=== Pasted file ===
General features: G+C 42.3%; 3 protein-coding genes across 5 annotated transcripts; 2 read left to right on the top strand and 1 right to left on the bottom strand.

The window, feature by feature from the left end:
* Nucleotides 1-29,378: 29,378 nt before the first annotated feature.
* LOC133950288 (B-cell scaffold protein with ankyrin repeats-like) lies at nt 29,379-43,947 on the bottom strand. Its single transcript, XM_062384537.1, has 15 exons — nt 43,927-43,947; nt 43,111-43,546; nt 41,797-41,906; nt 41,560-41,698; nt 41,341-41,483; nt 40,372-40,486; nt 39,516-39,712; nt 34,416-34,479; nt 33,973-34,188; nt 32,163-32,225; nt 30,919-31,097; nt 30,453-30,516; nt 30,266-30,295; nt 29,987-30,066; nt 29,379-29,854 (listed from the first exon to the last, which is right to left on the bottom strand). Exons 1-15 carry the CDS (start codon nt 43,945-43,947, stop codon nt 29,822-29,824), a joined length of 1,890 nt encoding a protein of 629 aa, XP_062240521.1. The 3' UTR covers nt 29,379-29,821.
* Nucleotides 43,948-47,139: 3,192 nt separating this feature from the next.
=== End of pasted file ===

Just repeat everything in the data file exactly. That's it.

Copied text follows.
General features: G+C 42.3%; 3 protein-coding genes across 5 annotated transcripts; 2 read left to right on the top strand and 1 right to left on the bottom strand.

The window, feature by feature from the left end:
* Nucleotides 1-29,378: 29,378 nt before the first annotated feature.
* LOC133950288 (B-cell scaffold protein with ankyrin repeats-like) lies at nt 29,379-43,947 on the bottom strand. Its single transcript, XM_062384537.1, has 15 exons — nt 43,927-43,947; nt 43,111-43,546; nt 41,797-41,906; nt 41,560-41,698; nt 41,341-41,483; nt 40,372-40,486; nt 39,516-39,712; nt 34,416-34,479; nt 33,973-34,188; nt 32,163-32,225; nt 30,919-31,097; nt 30,453-30,516; nt 30,266-30,295; nt 29,987-30,066; nt 29,379-29,854 (listed from the first exon to the last, which is right to left on the bottom strand). Exons 1-15 carry the CDS (start codon nt 43,945-43,947, stop codon nt 29,822-29,824), a joined length of 1,890 nt encoding a protein of 629 aa, XP_062240521.1. The 3' UTR covers nt 29,379-29,821.
* Nucleotides 43,948-47,139: 3,192 nt separating this feature from the next.